Cell Biology

Cell Biology research at IUPUI includes a diverse range of science.  Cells are the basis of all life, and cellular activities control the workings of tissues and organs, which determine the health and well-being of the organism.  Cell biology combines approaches and methods from various disciplines, including biochemistry, genetics and developmental biology.  Biology faculty investigate numerous topics in cell biological research, including the cytoskeleton, cell adhesion, multiprotein complex assembly, cell physiology, intracellular signaling and cellular development mechanisms.  These research topics also have specific medical relevance for conditions like renal disease, bone repair and neural disorders.

Cell biology laboratories have extensive research resources within the Biology Department, the School of Science and across the IUPUI campus, which include state-of-the-art microscopy, molecular genetics, proteomics, cell sorting and mouse genetics.

Faculty research:

  • Atkinson laboratory examines 1) Rho GTPase signaling and cytoskeletal organization in normal and ischemic kidney epithelial cells; 2) Cellular mechanisms and therapeutic uses of RNAi in the kidney.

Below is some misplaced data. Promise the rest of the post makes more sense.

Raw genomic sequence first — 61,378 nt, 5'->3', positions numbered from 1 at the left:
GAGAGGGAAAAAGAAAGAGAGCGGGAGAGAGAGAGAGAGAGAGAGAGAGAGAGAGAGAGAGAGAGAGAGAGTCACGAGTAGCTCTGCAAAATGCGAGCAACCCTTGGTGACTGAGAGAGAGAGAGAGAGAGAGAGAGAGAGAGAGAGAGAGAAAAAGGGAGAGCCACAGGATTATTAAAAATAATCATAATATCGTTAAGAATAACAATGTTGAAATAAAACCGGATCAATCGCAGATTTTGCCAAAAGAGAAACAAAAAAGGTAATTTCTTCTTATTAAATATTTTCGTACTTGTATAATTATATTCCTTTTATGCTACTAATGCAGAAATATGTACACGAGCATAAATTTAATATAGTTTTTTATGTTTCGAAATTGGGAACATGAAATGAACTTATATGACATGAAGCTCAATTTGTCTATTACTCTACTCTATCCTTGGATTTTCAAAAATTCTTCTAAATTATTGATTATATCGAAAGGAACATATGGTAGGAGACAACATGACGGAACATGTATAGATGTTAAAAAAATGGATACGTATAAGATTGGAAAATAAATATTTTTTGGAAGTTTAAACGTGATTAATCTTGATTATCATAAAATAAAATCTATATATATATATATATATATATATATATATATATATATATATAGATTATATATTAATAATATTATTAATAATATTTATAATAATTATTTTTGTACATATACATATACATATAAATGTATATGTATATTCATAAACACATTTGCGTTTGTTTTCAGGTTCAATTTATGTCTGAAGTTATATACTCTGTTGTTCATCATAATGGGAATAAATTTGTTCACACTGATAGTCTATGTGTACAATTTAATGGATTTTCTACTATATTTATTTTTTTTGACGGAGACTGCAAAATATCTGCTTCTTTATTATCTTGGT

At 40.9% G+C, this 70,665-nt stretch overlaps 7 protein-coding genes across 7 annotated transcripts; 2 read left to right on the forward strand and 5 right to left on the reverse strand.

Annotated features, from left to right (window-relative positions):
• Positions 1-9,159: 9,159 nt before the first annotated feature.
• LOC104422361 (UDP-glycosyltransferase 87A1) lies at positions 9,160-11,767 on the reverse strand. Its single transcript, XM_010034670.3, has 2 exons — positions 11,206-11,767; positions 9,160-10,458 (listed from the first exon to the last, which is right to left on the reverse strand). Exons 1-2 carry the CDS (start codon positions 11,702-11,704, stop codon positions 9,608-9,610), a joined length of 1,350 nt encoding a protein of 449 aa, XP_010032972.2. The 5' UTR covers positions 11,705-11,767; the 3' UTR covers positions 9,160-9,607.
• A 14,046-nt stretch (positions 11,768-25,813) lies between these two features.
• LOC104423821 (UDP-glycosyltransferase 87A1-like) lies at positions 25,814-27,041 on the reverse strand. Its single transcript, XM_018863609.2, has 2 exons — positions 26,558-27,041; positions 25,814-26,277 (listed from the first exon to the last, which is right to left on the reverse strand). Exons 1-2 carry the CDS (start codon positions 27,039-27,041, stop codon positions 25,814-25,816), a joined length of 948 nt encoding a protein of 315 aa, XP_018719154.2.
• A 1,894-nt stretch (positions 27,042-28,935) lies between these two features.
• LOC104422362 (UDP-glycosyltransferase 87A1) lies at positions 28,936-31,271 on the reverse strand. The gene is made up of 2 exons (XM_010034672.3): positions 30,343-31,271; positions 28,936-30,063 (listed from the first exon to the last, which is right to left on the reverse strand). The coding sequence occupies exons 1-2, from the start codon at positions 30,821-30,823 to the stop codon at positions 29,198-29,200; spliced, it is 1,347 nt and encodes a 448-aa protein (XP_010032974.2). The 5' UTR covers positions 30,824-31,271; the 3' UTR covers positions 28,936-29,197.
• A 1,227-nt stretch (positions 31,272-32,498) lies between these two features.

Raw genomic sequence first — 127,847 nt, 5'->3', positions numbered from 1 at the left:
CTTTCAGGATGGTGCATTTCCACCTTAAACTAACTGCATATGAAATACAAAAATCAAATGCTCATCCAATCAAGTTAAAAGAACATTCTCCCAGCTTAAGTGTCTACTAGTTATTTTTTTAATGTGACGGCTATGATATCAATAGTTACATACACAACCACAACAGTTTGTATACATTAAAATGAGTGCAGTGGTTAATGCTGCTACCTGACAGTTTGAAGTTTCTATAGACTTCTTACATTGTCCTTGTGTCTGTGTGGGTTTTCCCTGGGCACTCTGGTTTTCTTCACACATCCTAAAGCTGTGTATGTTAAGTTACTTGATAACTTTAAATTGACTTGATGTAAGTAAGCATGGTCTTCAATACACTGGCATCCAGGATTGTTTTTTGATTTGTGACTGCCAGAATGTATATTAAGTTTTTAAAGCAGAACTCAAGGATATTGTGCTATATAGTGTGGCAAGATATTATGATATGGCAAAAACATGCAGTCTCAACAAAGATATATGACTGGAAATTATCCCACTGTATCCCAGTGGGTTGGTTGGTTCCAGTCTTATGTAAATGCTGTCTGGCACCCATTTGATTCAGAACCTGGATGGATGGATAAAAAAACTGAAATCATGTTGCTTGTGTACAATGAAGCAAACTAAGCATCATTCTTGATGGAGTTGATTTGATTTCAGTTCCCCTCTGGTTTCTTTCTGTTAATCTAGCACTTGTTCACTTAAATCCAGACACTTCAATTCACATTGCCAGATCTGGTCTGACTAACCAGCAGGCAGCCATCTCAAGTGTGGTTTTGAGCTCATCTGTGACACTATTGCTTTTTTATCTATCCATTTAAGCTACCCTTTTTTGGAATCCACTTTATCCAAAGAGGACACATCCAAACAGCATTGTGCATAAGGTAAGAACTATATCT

• Baucum laboratory focuses on identification and characterization of synaptic protein complexes in a brain region called the striatum.
  • Belecky-Adams laboratory examines several aspects of visual system function, including 1) the dynamics of chromatin organization in retinal and optic nerve development and disease, 2) understanding the photoreceptor in health and disease, 3) the regeneration of the retina and optic nerve.  Our findings can be directly translated into new preventative and therapeutic tools for the treatment of such diseases as glaucoma, retinitis pigmentosa, and Joubert syndrome.
  • Blazer-Yost laboratory examines regulation of epithelial cell ion transport in health and disease.
  • Dai laboratory examines hepatic stellate cells as progenitor cells in liver physiology and pathology.
  • Kusmierczyk laboratory is developing cell biological tools to study the assembly of multi-protein complexes.  Specifically, the use of fluorescence microscopy to study the assembly, localization, and function of the proteasome.
  • Li laboratory research activities include understanding the molecular and cellular mechanisms of mechanotransduction, the process of conversion of mechanical signals into biological signals in bone cells, and studying cell based therapy for bone fracture repair and tissue regeneration.
  • Marrs laboratory examines cellular development mechanisms, including neural development, using the zebrafish model.
  • Meyer laboratory uses human induced pluripotent stem cells to study mechanisms of neural fate determination, with a particular focus on the retina of the eye.  Additional studies focus on the ability to use patient-specific induced pluripotent stem cells to understand mechanisms of neurological diseases.